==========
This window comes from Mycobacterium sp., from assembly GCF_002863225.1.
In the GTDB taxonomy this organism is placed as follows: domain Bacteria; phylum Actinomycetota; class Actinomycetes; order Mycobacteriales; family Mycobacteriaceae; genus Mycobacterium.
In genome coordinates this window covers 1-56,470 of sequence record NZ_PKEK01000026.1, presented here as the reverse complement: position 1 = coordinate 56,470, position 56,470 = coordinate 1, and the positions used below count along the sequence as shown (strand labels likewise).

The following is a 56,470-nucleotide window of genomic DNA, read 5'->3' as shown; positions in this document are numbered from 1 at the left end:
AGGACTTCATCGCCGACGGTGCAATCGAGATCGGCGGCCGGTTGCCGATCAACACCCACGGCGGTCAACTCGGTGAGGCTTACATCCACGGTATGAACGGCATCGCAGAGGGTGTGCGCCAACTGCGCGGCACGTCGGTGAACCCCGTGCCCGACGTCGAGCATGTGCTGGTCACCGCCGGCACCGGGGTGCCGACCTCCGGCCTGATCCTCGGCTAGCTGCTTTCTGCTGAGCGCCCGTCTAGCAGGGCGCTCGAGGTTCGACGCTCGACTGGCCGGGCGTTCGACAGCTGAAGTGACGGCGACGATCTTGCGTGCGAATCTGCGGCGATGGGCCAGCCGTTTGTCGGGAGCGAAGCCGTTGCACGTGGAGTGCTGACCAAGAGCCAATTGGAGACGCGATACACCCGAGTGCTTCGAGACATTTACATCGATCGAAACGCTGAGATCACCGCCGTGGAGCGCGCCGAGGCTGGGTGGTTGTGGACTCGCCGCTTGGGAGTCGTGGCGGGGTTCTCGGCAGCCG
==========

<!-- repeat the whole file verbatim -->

This window comes from Mycobacterium sp., from assembly GCF_002863225.1.
In the GTDB taxonomy this organism is placed as follows: domain Bacteria; phylum Actinomycetota; class Actinomycetes; order Mycobacteriales; family Mycobacteriaceae; genus Mycobacterium.
In genome coordinates this window covers 1-56,470 of sequence record NZ_PKEK01000026.1, presented here as the reverse complement: position 1 = coordinate 56,470, position 56,470 = coordinate 1, and the positions used below count along the sequence as shown (strand labels likewise).

The following is a 56,470-nucleotide window of genomic DNA, read 5'->3' as shown; positions in this document are numbered from 1 at the left end:
AGGACTTCATCGCCGACGGTGCAATCGAGATCGGCGGCCGGTTGCCGATCAACACCCACGGCGGTCAACTCGGTGAGGCTTACATCCACGGTATGAACGGCATCGCAGAGGGTGTGCGCCAACTGCGCGGCACGTCGGTGAACCCCGTGCCCGACGTCGAGCATGTGCTGGTCACCGCCGGCACCGGGGTGCCGACCTCCGGCCTGATCCTCGGCTAGCTGCTTTCTGCTGAGCGCCCGTCTAGCAGGGCGCTCGAGGTTCGACGCTCGACTGGCCGGGCGTTCGACAGCTGAAGTGACGGCGACGATCTTGCGTGCGAATCTGCGGCGATGGGCCAGCCGTTTGTCGGGAGCGAAGCCGTTGCACGTGGAGTGCTGACCAAGAGCCAATTGGAGACGCGATACACCCGAGTGCTTCGAGACATTTACATCGATCGAAACGCTGAGATCACCGCCGTGGAGCGCGCCGAGGCTGGGTGGTTGTGGACTCGCCGCTTGGGAGTCGTGGCGGGGTTCTCGGCAGCCG